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Humanities & Cultural

Dr. Eugene Habecker


As you behold the campus of Huntington University, you are also admiring the vision of a young educator who made the challenge of a lifetime a success story that launched a remarkable career.

Eugene B. Habecker was born in the house he grew up in – one of six siblings on a dairy farm in Lancaster County, near Hershey, Pa. As a student with “big dreams” of a life beyond bucolic Pennsylvania, he yearned for an education at a Christian college. He found that at Taylor University, where he also met a fellow student, Marylou Napolitano, who would become his wife.  After picking up a master’s degree at Ball State he began law school at Indiana University but soon felt a calling to academic administration.  He took a position with Eastern Baptist College (now Eastern University) in suburban Philadelphia, and earned a law degree at nearby Temple University. He then headed to George Fox University, in Oregon, as its dean of students.

As E. DeWitt Baker was preparing to retire as president of Huntington College, the school’s trustees launched a search for an executive vice president who would be Baker’s understudy.  Habecker had left George Fox to complete a master’s in higher education systems at the University of Michigan, and was in Ann Arbor when officials at Huntington contacted him. He recognized the opportunity and moved to Huntington in the summer of 1978.

His first year at Huntington was spent assembling the college’s long-range development plan, which has served as the blueprint for the ongoing physical transformation of the campus. He admits “there were moments I had my doubts” that his ideas would become reality, but he found key individuals who believed in his latest “big dreams.” Among those believers were Michigan businessman Orville Merillat and his wife Ruth, whose family’s philanthropy proved to be instrumental in funding some of the plan’s most prominent improvements.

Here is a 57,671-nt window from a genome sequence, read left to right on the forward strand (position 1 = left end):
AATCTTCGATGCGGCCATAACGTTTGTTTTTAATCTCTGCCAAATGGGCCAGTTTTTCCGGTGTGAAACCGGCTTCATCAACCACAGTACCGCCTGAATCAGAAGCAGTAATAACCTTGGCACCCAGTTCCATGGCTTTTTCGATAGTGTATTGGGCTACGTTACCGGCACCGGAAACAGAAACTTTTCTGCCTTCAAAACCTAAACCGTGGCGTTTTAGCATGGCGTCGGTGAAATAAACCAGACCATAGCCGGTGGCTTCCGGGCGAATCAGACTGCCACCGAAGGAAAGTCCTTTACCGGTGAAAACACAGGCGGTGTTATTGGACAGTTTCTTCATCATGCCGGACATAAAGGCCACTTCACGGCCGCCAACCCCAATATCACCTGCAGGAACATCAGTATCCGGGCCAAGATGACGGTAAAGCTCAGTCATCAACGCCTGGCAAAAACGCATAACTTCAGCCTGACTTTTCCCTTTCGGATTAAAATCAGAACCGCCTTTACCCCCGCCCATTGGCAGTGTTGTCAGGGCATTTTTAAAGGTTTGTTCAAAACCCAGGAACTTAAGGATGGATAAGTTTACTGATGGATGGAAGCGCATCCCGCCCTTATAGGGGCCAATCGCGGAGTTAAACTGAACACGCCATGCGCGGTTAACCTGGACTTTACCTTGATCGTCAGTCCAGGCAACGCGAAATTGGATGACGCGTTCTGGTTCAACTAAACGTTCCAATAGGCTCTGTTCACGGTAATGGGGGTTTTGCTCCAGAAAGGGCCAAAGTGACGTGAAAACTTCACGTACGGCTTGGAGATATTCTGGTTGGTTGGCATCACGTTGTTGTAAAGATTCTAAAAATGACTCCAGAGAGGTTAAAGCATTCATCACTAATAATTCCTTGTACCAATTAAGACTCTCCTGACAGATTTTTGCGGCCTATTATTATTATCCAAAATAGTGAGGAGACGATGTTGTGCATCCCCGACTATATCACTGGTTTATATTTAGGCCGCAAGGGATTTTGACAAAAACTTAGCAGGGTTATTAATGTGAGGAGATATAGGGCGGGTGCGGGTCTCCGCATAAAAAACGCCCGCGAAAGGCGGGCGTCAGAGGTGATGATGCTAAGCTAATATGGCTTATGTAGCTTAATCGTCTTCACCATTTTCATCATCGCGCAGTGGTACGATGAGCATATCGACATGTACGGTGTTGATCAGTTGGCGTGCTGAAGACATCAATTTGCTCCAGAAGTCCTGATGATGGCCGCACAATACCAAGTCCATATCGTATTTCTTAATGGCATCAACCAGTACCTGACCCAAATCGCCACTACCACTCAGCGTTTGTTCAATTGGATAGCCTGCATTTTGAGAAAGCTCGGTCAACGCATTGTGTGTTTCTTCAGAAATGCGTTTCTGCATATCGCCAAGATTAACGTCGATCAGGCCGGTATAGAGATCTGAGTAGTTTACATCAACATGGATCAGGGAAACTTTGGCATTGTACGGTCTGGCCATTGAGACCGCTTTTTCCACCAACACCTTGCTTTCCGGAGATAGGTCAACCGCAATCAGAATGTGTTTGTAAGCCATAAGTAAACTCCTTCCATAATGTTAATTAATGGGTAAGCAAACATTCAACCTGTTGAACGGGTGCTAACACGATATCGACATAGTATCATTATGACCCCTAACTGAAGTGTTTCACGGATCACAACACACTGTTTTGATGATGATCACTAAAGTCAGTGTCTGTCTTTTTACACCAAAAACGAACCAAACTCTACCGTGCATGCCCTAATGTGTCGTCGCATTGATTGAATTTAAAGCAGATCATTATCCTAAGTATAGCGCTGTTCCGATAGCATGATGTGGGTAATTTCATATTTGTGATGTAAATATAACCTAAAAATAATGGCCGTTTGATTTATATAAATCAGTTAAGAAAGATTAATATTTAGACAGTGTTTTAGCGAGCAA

In his second year at Huntington, Habecker was promoted to chief operating officer and president-designate. Upon Baker’s retirement in 1981 Habecker became, at age 35, one of the youngest college presidents in America.

For the next decade Habecker worked to carry out the plan he had designed. It included, in addition to the brick-and-mortar improvements, faculty recruitment and enrollment goals and strengthening ties to the Huntington community. During this time, he devoted considerable study to leadership development principles. While at Huntington he wrote two of his five books on leadership issues.

Habecker left Huntington in 1991 to head the American Bible Society – among the world’s foremost publishers, translators and distributors of the Bible and related study materials. He led that New York City-based organization for 14 years before returning to his undergraduate alma mater, Taylor, as its president in 2005. He retired from Taylor 11 years later and was named the university’s president emeritus.  He and Marylou now enjoy traveling and keeping up with their three children and seven grandchildren. Habecker continues to consult and lecture on Christian leadership principles and practices, helping educate and inspire what he calls “a new generation of global Kingdom leaders.”

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